Retail chains no longer have “employees;” they have “associates.” (Oooooh,“Associates”!) Talk about empowerment! Forget the fact that the title of “Associate” costs the company not a single penny of extra pay, and that the person proudly wearing the “Associate” badge is still probably trying to struggle by on the minimum wage.

We increasingly live in a world of obfuscation (love that word!). Police interviewed by the media following the shooting of several people by the sole occupant of a car firing out the driver’s side window—an event clearly witnessed by dozens or hundreds of bystanders or passersby—talk of how, when finally stopped, the “alleged” shooter “exited the vehicle.” In police-PC-speak, people do not get out of a car or truck or van or bus…they “exit the vehicle.” And though there is absolutely no doubt as to who was responsible for the shooting, our litigious society demands the use of the word “alleged.” Right.

Lies need only be told with great force and conviction by politicians and pundits to automatically become, to the liar’s followers, irrefutable and immutable truths. Facts are either totally ignored or are twisted into whatever shape the speaker wishes them to have.

Hyperbole is required in the selling of any product. Again, simple facts are not nearly enough. At least half of all the words in any sales pitch must be the most florid…never mind blatantly inaccurate…adjectives. 

No political or commercial promise need be fulfilled: we have become inured to them and are not the least bit upset when they are not kept. It is far easier to simply accept than to question or demand.

If open minds, common sense—and far too often common decency—were animals, they would be on the severely-endangered species list. (Sorry, no kittens and puppies in this blog. Just lots and lots of sheep…and we are them.)

I know, I know, the world has been going to hell since we climbed down from the trees, and the sky always seems to be falling. Perhaps despair over the silliness of the world and what it bodes for the future is what drives us forward. I hope that’s true.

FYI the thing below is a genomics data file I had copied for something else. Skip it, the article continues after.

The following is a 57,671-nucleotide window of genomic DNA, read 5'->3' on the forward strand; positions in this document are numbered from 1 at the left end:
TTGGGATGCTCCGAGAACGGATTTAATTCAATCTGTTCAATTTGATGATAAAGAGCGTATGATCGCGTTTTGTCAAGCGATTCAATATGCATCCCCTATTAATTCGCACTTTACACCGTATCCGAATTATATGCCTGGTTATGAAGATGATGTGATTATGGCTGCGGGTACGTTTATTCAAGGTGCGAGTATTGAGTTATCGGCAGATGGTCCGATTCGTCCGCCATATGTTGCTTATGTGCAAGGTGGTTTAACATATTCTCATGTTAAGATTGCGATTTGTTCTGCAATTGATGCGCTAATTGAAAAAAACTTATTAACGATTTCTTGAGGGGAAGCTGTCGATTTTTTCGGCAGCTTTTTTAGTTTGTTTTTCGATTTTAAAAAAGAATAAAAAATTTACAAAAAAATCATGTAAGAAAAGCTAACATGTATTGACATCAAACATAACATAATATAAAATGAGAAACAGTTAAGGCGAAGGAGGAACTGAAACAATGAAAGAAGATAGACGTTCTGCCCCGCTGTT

----------
This blog is from Dorien's collection of blogs written after his book, “Short Circuits,” available from UntreedReads.com and Amazon.com, was published. That book is also available as an audio book from Amazon/Audible.com.  We are looking at the possibility of publishing a second volume of blogs. The blogs now being posted are from that tentative collection. You can find information about all of Dorien's books at his web site:  www.doriengrey.com




Saturday, February 17, 2018

Imprints


I’ve seen photos of dinosaur footprints made in mud millions of years before Man first made his appearance upon the stage. The mud through which the dinosaurs walked has turned to rock, but the footprints remain. And like the dinosaur footprints, many impressions made by and upon human beings in their youth remain with them throughout life. 

Science has proven that animals tend to “imprint” upon the first thing they are aware of after they are born…almost always a parent. Humans, I suspect, are similar, but more flexible in that certain events imprinted on us throughout childhood remain with and subtly influence us throughout life. And from time to time, something will spark a memory which instantly transports us back to the moment the imprint was made.

Why we think what we think when we think it is an eternal mystery. But every now and then a thought will come along for absolutely no known reason to trigger a deep imprint. Like most people, I have many such imprints. But there is one which is so powerful it sparks an actual physical and visual reaction to this day: all I need do are say or think the words “A is for apple, so round and so red,…” and I instantly have an indescribable physical reaction accompanied by a vivid mental image of a large children’s book—apparently an alphabet book—with coarse paper pages, and the illustration of a rabbit wearing a red waistcoat and holding a bright red apple. I believe the next words are “B is for baby, who lies in his bed” but I’m not sure. I don’t know if I am alone in having this kind of imprinting. I have no other memories that elicit such a strong response. Obviously, it relates to my childhood but why or how that image and sensation should remain with me to this day and still have the power to transport me through time is lost to me. I’d love to know.

Songs are universally recognized trigger mechanisms to suddenly transport us back to the times we associate with them. I have any number of them, mostly dating to the 1930s and 1940s, when they were imprinted into my being. Kate Smith singing “God Bless America,” for example, produces a physical flush of nostalgia and patriotism. One memorable personal trigger is the 1939 song, “All the Things You Are” (“You are the promised kiss of springtime/That makes the lonely winter seem long./You are the breathless hush of evening/That trembles on the brink of a lovely song./You are the angel glow that lights a star./The dearest things I know are what you are”). It is a snowy day in Rockford, my home town, and my parents and I are driving downtown to see a movie when we are hit by another car. “All the Things You Are” was probably playing on the radio when it happened. No one was hurt, but the imprint was, I’m sure, made at that moment.